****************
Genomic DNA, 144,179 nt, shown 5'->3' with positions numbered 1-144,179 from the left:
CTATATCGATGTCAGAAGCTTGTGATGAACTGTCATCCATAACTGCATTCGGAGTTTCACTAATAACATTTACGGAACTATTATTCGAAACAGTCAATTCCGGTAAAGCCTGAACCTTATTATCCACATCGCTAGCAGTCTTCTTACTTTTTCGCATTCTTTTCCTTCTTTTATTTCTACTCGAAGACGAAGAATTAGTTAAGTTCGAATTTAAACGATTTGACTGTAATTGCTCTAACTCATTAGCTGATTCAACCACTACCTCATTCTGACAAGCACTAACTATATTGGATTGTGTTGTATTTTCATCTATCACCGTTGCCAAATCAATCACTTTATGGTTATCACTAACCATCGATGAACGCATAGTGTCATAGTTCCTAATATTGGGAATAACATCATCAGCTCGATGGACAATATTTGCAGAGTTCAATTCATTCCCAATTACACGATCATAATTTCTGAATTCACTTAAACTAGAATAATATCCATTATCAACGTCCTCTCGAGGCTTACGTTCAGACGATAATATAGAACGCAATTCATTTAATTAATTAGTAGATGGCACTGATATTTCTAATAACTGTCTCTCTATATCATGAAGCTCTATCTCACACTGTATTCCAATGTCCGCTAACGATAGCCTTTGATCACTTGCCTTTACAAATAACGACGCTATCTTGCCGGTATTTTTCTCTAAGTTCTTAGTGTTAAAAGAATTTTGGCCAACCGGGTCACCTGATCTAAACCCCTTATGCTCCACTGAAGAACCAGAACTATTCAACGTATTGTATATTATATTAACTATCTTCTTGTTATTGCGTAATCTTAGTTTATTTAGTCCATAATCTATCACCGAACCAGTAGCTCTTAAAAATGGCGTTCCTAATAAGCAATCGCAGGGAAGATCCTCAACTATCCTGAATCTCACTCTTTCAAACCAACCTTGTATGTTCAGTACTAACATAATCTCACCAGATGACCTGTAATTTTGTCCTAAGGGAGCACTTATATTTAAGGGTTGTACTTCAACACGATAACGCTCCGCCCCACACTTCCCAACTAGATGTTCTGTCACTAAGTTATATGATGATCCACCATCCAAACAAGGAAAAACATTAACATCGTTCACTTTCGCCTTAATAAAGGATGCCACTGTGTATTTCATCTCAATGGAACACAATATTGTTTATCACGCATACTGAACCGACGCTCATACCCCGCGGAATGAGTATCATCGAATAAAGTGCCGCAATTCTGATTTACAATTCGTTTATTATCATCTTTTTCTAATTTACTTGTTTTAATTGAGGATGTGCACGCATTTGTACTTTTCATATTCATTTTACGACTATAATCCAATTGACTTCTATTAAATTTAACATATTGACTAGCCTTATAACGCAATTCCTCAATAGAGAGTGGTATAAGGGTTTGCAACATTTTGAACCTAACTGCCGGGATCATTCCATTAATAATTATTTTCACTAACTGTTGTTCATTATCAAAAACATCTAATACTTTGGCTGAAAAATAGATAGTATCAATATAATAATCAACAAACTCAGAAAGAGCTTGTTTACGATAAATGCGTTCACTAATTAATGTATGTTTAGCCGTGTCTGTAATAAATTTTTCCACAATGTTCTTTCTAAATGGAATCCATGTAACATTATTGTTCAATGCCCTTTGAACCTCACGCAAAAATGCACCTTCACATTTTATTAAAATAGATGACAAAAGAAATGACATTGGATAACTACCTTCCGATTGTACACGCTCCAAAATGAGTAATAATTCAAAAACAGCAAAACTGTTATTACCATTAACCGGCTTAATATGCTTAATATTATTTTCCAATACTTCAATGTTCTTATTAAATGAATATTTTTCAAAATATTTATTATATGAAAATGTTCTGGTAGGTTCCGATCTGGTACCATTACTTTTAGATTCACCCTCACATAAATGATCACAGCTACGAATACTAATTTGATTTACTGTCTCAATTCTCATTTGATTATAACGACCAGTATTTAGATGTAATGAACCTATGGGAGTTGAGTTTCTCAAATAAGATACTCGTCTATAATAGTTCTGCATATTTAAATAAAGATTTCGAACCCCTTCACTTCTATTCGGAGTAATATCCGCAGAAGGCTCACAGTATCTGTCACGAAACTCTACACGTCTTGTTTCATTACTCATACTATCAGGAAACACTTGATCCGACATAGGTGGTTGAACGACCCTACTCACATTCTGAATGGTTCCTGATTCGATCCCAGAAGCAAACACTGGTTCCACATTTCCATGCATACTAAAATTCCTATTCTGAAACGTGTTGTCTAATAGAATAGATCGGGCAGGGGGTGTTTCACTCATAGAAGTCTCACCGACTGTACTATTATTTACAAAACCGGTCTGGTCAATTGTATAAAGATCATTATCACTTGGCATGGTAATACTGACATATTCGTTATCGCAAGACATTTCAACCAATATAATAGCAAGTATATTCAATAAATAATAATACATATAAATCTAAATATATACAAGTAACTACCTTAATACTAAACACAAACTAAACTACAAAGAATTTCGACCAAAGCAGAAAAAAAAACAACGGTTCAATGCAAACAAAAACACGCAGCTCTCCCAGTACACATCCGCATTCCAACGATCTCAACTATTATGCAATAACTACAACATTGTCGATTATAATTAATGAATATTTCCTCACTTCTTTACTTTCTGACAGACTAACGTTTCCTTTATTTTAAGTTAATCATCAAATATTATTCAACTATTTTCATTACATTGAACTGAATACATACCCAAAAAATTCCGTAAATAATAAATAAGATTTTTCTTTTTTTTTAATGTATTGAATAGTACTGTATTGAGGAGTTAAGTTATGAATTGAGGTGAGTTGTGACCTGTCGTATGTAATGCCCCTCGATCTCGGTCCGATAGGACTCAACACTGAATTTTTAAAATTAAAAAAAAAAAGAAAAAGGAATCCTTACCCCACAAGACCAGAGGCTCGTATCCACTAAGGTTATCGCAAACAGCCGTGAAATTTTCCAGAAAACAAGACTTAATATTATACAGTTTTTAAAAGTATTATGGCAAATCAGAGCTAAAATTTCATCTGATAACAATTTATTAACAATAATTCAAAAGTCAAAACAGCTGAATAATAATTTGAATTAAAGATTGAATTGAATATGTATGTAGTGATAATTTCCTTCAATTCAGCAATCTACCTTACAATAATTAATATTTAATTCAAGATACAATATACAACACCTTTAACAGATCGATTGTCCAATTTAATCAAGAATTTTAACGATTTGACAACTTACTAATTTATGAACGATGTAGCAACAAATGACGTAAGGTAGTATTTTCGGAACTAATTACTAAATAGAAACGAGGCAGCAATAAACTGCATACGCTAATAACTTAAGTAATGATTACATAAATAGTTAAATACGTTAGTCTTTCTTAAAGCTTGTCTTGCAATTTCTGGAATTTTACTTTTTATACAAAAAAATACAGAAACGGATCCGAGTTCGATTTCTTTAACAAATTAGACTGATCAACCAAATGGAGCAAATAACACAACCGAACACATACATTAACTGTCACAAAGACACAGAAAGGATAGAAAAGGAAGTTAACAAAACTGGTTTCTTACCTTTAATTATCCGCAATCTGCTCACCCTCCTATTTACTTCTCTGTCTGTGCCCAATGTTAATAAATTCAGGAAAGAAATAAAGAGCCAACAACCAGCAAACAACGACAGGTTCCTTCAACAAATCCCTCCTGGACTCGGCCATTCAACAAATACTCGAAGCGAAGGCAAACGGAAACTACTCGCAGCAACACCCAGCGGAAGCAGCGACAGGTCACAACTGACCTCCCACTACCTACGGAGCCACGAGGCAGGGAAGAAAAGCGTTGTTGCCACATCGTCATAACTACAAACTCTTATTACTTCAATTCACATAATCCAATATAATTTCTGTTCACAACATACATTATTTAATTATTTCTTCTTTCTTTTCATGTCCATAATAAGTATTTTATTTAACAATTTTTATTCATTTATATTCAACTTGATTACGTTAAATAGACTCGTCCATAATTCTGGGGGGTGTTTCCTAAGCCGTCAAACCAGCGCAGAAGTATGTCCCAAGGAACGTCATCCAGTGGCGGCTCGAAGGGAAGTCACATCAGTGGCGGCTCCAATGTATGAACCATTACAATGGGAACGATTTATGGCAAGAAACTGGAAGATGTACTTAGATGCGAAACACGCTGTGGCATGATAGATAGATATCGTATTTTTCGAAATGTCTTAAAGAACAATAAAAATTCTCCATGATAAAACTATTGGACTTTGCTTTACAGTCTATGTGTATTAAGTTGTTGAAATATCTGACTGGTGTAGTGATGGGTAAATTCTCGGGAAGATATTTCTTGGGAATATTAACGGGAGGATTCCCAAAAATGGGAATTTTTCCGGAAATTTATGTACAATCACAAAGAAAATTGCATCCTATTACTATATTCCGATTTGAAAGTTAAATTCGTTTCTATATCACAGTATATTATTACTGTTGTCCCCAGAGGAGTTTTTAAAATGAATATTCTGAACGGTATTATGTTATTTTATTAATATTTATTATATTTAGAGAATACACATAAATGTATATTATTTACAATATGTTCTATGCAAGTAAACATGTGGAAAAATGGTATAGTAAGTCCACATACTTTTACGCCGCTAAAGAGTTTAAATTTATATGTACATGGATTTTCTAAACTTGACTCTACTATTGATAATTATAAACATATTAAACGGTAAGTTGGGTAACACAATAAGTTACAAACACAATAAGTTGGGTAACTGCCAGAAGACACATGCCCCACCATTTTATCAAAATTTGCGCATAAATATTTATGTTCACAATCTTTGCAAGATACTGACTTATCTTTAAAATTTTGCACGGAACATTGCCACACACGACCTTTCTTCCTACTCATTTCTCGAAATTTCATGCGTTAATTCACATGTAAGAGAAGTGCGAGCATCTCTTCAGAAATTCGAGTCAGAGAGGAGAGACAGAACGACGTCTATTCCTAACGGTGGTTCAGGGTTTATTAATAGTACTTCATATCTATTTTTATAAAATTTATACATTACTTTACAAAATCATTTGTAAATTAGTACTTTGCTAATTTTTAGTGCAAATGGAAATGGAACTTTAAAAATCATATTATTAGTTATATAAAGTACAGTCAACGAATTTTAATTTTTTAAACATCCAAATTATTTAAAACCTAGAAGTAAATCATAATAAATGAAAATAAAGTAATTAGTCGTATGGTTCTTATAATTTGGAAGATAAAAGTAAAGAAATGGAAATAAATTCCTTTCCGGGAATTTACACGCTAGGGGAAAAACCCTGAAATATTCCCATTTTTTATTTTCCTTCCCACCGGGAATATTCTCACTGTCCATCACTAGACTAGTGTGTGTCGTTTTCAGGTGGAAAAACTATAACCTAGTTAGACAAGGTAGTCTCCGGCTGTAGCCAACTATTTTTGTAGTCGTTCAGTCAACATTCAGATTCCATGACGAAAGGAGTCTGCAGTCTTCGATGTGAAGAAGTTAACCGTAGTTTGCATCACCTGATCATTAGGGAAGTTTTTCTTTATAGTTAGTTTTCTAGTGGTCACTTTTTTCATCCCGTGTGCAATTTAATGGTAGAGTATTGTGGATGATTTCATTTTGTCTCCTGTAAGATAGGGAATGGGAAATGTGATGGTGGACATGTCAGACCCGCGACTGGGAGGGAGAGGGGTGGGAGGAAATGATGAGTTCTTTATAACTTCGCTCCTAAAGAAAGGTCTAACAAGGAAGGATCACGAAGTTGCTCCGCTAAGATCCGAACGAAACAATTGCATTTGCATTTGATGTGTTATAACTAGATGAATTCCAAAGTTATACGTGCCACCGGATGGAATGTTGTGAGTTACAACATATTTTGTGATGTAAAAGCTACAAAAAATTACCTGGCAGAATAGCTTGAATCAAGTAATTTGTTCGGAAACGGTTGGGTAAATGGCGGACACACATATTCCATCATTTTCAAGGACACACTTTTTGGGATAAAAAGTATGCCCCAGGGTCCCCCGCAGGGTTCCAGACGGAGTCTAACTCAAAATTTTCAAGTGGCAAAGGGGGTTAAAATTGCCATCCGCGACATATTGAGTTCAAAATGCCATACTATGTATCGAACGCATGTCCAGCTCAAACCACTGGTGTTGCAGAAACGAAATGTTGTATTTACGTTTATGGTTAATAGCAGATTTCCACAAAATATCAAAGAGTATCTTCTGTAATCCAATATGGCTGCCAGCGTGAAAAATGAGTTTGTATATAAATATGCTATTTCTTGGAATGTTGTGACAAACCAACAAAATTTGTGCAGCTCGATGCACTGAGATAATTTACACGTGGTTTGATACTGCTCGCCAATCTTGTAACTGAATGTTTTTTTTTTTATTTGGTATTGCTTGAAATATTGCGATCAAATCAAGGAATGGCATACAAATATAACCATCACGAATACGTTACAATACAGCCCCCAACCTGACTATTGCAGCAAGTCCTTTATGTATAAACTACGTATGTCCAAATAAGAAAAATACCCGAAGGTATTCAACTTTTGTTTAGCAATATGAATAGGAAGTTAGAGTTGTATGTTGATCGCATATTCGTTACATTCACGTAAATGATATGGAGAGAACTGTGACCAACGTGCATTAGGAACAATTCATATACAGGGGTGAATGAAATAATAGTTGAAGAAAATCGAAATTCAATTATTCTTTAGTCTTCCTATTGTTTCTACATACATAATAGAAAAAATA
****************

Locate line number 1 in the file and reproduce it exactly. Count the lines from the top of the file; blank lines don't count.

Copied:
Genomic DNA, 144,179 nt, shown 5'->3' with positions numbered 1-144,179 from the left: